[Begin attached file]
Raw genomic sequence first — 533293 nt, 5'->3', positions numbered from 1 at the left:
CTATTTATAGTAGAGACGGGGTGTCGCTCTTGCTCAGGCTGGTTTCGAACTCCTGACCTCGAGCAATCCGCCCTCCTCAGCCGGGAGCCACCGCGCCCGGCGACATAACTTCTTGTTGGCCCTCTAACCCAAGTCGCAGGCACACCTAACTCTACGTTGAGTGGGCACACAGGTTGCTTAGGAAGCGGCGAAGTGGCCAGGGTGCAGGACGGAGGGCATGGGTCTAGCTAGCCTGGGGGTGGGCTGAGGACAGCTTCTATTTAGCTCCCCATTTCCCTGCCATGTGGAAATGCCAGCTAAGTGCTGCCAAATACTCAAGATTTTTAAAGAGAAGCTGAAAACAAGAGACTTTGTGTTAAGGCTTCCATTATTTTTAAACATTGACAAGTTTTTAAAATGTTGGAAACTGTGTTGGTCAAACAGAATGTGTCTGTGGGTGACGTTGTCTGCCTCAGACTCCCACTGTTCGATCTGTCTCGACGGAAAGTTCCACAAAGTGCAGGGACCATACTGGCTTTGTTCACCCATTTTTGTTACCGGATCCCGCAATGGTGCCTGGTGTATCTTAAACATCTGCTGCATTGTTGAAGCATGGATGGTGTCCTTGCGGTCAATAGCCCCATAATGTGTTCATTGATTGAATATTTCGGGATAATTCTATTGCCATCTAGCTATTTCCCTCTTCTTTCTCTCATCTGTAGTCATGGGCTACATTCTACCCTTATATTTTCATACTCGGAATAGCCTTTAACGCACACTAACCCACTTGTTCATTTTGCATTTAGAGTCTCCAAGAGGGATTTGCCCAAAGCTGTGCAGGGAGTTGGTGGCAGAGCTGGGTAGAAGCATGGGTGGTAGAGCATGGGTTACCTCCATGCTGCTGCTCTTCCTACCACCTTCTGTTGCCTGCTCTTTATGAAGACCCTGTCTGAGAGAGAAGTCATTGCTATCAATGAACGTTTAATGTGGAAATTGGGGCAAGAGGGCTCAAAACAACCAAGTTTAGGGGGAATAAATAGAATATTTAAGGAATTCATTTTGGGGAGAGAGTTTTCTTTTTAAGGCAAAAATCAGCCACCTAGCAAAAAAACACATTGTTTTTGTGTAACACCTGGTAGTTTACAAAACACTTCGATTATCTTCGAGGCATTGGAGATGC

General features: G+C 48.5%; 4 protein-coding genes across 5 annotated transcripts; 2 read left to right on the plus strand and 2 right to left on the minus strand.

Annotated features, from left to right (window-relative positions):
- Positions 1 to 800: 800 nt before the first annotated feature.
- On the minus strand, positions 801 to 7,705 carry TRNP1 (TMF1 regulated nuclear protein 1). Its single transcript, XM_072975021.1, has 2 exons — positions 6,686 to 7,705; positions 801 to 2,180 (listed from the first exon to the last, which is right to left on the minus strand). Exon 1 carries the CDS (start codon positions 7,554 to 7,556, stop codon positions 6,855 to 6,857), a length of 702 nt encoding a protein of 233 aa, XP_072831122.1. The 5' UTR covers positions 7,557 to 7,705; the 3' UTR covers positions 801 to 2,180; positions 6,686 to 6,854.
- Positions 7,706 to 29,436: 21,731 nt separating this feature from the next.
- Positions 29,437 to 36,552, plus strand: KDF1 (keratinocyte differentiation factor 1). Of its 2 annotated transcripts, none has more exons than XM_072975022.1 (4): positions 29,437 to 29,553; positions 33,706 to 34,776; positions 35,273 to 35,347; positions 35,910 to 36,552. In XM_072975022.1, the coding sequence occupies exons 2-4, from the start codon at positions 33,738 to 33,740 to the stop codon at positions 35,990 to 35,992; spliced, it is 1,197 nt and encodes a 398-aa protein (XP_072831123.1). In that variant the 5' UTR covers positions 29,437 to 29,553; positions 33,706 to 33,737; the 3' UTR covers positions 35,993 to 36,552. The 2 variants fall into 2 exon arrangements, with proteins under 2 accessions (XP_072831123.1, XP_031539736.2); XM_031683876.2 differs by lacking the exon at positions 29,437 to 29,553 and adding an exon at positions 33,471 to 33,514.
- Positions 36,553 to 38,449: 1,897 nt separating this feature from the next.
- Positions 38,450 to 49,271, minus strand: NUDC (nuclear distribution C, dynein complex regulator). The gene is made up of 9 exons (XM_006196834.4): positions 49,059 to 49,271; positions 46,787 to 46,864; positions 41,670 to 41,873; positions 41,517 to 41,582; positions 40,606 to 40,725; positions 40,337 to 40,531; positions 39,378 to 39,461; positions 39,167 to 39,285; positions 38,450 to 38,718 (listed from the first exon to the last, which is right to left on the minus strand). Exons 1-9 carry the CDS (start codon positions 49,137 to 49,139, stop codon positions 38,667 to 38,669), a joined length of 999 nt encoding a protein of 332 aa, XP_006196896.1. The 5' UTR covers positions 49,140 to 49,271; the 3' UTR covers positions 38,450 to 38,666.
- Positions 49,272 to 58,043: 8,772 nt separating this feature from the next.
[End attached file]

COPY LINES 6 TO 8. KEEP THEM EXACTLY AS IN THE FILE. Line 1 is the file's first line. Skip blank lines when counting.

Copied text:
- On the minus strand, positions 801 to 7,705 carry TRNP1 (TMF1 regulated nuclear protein 1). Its single transcript, XM_072975021.1, has 2 exons — positions 6,686 to 7,705; positions 801 to 2,180 (listed from the first exon to the last, which is right to left on the minus strand). Exon 1 carries the CDS (start codon positions 7,554 to 7,556, stop codon positions 6,855 to 6,857), a length of 702 nt encoding a protein of 233 aa, XP_072831122.1. The 5' UTR covers positions 7,557 to 7,705; the 3' UTR covers positions 801 to 2,180; positions 6,686 to 6,854.
- Positions 7,706 to 29,436: 21,731 nt separating this feature from the next.
- Positions 29,437 to 36,552, plus strand: KDF1 (keratinocyte differentiation factor 1). Of its 2 annotated transcripts, none has more exons than XM_072975022.1 (4): positions 29,437 to 29,553; positions 33,706 to 34,776; positions 35,273 to 35,347; positions 35,910 to 36,552. In XM_072975022.1, the coding sequence occupies exons 2-4, from the start codon at positions 33,738 to 33,740 to the stop codon at positions 35,990 to 35,992; spliced, it is 1,197 nt and encodes a 398-aa protein (XP_072831123.1). In that variant the 5' UTR covers positions 29,437 to 29,553; positions 33,706 to 33,737; the 3' UTR covers positions 35,993 to 36,552. The 2 variants fall into 2 exon arrangements, with proteins under 2 accessions (XP_072831123.1, XP_031539736.2); XM_031683876.2 differs by lacking the exon at positions 29,437 to 29,553 and adding an exon at positions 33,471 to 33,514.